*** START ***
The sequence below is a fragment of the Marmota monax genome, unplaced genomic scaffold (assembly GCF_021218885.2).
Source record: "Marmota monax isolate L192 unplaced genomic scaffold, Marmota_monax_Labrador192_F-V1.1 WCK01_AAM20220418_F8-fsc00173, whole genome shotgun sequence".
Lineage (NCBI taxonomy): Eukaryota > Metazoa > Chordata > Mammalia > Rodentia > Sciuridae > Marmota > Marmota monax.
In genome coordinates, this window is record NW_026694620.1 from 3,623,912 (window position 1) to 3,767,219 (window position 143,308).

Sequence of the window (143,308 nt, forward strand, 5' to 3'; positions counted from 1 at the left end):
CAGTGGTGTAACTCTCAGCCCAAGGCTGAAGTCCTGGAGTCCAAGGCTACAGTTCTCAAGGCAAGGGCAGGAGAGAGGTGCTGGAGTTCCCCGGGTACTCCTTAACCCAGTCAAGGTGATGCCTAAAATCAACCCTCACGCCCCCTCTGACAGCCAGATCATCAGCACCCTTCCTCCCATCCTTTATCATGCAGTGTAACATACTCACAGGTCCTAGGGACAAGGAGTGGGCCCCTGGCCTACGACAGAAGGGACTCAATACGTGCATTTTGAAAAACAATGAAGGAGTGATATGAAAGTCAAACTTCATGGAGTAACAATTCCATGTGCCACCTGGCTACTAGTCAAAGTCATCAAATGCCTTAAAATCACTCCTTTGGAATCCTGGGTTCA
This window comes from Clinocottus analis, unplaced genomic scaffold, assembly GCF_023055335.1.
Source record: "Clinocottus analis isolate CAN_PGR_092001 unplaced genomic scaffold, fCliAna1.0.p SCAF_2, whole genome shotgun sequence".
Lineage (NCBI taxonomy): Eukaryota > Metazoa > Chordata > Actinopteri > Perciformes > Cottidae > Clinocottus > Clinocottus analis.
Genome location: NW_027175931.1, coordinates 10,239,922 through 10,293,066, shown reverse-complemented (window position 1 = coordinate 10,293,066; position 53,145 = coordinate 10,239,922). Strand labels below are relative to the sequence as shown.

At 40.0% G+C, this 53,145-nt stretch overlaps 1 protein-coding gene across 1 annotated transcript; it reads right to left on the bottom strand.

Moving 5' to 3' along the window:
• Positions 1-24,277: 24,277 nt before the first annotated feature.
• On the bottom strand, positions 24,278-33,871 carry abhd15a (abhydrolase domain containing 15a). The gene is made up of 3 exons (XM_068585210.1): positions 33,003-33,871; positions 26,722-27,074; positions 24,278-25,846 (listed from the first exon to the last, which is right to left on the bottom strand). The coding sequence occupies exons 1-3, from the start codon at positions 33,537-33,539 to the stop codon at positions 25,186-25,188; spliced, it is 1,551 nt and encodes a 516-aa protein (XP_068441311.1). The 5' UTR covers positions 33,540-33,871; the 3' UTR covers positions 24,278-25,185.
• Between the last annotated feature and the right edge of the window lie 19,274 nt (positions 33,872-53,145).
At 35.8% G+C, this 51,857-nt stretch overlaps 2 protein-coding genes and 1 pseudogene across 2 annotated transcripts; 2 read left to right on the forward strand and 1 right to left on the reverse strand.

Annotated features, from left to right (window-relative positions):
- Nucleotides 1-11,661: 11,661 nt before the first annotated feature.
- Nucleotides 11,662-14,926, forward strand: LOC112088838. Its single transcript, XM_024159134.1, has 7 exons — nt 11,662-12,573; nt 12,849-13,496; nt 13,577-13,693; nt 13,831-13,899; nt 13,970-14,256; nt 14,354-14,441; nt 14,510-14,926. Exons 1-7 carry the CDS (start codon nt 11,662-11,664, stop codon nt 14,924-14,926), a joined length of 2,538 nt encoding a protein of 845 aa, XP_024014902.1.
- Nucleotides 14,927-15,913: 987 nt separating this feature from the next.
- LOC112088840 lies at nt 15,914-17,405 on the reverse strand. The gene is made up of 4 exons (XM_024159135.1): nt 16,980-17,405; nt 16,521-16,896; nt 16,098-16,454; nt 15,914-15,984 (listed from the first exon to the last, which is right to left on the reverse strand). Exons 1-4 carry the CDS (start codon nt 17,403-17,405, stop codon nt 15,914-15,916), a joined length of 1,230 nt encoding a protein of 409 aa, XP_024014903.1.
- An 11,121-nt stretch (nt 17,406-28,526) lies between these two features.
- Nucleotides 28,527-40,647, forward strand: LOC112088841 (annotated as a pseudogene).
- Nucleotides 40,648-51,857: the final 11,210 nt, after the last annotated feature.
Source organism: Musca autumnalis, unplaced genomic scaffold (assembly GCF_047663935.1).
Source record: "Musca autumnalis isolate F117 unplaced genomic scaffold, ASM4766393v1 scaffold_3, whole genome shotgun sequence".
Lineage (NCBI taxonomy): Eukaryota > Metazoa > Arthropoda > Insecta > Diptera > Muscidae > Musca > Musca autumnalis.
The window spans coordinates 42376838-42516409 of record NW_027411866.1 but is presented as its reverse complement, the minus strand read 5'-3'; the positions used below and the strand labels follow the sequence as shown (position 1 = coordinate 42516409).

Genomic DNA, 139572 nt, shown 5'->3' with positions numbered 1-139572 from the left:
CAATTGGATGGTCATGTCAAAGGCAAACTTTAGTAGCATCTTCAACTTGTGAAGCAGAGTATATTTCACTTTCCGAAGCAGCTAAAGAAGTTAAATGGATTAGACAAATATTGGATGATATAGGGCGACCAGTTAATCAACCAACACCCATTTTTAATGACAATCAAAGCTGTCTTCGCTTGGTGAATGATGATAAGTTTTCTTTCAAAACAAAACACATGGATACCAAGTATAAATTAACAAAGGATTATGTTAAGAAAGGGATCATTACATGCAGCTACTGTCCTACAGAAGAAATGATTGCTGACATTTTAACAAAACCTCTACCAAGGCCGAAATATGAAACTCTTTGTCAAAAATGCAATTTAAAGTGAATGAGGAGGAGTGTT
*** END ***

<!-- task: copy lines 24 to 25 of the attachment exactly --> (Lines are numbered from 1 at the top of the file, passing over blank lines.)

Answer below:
- Nucleotides 40,648-51,857: the final 11,210 nt, after the last annotated feature.
Source organism: Musca autumnalis, unplaced genomic scaffold (assembly GCF_047663935.1).